Do smog test before you buy the car

Dear Car Talk:

I am about to buy a 1998 Volvo S90 with 133,000 miles on it. The smog sticker is expired. The seller tells me it's only $40 to get a new one. Is it possible that it won't pass the test? What would you recommend that I check for? I am one of the sisters who's ignorant about mechanics. What a shame. Thanks! – Ati

RAY: The best way to find out if it will pass the smog test is to get a smog test, Ati – before you buy it.

It’s entirely possible that it won’t pass. That may be why it’s sitting on Goober’s lawn with grass growing up to its side-view mirrors. And in fact, you really should have the whole car checked out by your own mechanic before you buy it. It could be parked because the transmission refused to go beyond second gear, or because it burns so much oil that it was used in a community mosquito-abatement program.

You can handle your pre-purchase inspection one of two ways. You can volunteer to take the car to be inspected yourself. The seller might want some sort of deposit to make sure you come back, so you can give him a check for $100. But I’d make any deposit refundable, contingent upon it passing inspection.

If the seller doesn’t want to release the car to you, then have him take it to a mechanic of your choice to have it inspected. If you need help finding a trusted nearby mechanic, try searching at

That mechanic will be working for you, Ati. So have him start with the smog test. If the car fails the smog test, you can tell him to stop there, and you can return the car. You’ll have wasted $40 but saved yourself a lot more than that in time, money and trouble.

If it passes the smog test, then he can check out the rest of the car and tell you what else is wrong with it, what needs to be fixed right away and what can wait. That’ll give you a much better idea of what, exactly, you’re buying, and what it’s going to actually cost you in the next six months to a year.

You also can use that information to negotiate with the seller.

But by all means, get it smog-tested before you buy it. The law may require you to pay another $40 to smog-test it once you register it in your name. But at least you’ll know it’s going to pass without a new $800 catalytic converter and two $300 oxygen sensors. Good luck, sister.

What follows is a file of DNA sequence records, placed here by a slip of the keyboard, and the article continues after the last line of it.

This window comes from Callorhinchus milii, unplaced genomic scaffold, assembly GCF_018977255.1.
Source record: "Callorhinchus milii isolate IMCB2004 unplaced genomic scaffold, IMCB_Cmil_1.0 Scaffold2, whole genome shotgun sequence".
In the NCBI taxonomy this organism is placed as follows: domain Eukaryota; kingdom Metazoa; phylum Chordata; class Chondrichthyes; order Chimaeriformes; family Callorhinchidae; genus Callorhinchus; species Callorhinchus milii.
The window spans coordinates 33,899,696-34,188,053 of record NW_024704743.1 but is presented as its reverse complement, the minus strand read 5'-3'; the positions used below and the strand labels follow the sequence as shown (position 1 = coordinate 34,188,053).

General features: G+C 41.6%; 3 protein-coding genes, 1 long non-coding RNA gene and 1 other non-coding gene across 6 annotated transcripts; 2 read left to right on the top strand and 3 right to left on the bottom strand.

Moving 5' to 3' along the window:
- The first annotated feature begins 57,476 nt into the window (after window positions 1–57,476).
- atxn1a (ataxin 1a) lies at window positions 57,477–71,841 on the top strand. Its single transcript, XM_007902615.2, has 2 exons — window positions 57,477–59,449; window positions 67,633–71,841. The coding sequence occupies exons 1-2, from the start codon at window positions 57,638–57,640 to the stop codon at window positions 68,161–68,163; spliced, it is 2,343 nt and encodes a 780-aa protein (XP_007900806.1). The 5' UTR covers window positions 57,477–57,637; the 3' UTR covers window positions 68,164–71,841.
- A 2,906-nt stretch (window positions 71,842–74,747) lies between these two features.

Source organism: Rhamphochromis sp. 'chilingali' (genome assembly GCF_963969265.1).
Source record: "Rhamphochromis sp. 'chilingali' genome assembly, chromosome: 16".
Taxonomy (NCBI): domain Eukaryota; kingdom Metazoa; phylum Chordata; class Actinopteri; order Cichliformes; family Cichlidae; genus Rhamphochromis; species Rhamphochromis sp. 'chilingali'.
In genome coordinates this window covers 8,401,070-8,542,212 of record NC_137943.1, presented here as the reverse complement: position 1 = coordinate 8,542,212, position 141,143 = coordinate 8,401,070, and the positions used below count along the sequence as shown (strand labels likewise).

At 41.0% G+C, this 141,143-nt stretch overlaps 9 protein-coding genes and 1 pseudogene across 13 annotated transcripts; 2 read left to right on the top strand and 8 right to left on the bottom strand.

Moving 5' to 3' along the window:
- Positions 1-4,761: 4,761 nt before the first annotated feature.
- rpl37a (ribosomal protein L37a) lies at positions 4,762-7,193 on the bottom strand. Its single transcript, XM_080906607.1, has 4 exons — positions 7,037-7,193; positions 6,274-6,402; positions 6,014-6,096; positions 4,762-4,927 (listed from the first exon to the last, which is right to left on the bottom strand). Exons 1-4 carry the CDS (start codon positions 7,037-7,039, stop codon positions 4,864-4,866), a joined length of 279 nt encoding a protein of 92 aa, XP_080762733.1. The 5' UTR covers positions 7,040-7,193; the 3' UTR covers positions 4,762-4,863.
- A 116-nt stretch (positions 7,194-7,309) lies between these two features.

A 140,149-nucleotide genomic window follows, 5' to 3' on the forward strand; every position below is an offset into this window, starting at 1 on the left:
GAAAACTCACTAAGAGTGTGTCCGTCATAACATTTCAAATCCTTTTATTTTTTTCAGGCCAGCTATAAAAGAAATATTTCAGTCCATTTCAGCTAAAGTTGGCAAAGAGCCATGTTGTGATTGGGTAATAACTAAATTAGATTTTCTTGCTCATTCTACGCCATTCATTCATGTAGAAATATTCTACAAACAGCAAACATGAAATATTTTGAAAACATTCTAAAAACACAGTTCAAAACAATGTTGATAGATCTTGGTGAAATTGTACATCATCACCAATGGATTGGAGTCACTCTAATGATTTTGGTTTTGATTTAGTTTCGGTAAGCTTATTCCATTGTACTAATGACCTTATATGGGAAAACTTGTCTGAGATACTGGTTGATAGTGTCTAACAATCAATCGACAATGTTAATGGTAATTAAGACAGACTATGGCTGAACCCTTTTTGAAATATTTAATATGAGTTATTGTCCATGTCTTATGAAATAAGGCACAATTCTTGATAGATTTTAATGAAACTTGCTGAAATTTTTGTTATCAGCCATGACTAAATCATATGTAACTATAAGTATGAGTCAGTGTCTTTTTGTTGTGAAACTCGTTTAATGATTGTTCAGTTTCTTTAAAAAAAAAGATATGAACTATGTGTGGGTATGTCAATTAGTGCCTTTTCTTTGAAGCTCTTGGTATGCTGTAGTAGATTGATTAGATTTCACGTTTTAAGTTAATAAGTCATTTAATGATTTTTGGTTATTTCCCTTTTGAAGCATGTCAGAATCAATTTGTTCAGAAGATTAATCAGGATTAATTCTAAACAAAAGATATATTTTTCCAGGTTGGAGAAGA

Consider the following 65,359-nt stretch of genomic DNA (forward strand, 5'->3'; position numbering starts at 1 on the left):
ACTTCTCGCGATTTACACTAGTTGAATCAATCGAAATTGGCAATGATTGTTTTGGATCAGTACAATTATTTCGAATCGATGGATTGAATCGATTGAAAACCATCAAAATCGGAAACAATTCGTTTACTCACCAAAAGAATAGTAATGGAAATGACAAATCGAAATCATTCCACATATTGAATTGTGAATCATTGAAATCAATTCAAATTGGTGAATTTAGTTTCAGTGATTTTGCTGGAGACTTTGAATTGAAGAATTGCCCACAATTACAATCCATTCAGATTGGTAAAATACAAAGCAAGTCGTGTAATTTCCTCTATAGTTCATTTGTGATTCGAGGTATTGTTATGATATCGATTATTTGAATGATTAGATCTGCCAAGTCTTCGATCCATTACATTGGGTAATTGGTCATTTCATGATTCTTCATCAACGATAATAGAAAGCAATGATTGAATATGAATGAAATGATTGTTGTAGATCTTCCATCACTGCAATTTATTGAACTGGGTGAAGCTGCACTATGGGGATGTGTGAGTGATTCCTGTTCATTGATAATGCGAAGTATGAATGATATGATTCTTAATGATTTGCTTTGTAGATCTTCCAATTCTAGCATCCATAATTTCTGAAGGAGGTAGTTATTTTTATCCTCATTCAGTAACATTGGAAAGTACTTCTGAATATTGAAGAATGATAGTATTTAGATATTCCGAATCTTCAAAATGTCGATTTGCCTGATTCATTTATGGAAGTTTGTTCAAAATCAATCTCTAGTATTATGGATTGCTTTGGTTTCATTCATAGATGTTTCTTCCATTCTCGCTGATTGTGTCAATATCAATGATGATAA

If you want to go off-road, get a true SUV

Dear Car Talk:

How do the newer, lighter SUVs (crossovers) stack up against classic Jeeps, Land Rovers and Chevy Suburbans for off-road use? While many tout the safety features and traction of all-wheel drive, they are never shown being driven anywhere except on paved city streets. At my job, many of the favored field vehicles are the older ('80s-model) Suburbans and Ford Broncos, which are almost indestructible but drink gas like it's water. With fuel economy still an important consideration, we are interested in the hybrid lines of small SUVs (such as the Ford Escape or the Toyota RAV4). But do they have the features necessary for off-road use, or are we better off having a separate "excursion" vehicle for exploring backcountry byways? Thank you! – Evan

RAY: The crossovers that interest you – and interest lots of people these days – are not really designed to go off-roading. The definition of "off-road" in a Ford Escape means you've turned off into the Whole Foods parking lot.

Crossovers are designed with ground clearance and good traction, but that’s really for snow, slippery roads or modest off-road use – driving over dirt, some mud, grass, sand or gravel.

So if you’re determined to drive over tree stumps, boulders and hibernating mammals, I think you’d be better off with a second, older vehicle just for that purpose. Besides, that kind of real off-roading punishes a vehicle. And do you want to do that to the family vehicle you plan to keep for years?

What we call “crossovers” are really car-based vehicles that have an SUV-ish body style; they’re not actually trucks. And that’s great, because most people don’t enjoy driving a truck every day. Trucks handle worse, are generally less comfortable, get much poorer gas mileage, are harder to get into and out of, and tend to be less safe, in many instances (especially with on-demand four-wheel drive versus permanent all-wheel drive).

So you’ll be a lot happier driving, day to day, in a RAV4 Hybrid than in, say, a Toyota 4Runner, which is based on a pickup truck. And you’ll be happier parking your Ford Escape Hybrid in the Costco parking lot than you would be trying to fit your Ford Expedition into one of those “compact only” spaces. And you’ll be happier with either one of those every time you go to the gas station.

If driving off-road is really something you’re committed to, then do what your colleagues do: Get a used Jeep, or Bronco, or Tahoe – or keep your current SUV – and use that for your excursions. But you’ll be surprised at how wonderful it is to get back into your crossover when you get back from Kidney Crusher Trail.

Visit the Car Talk website at

About the Author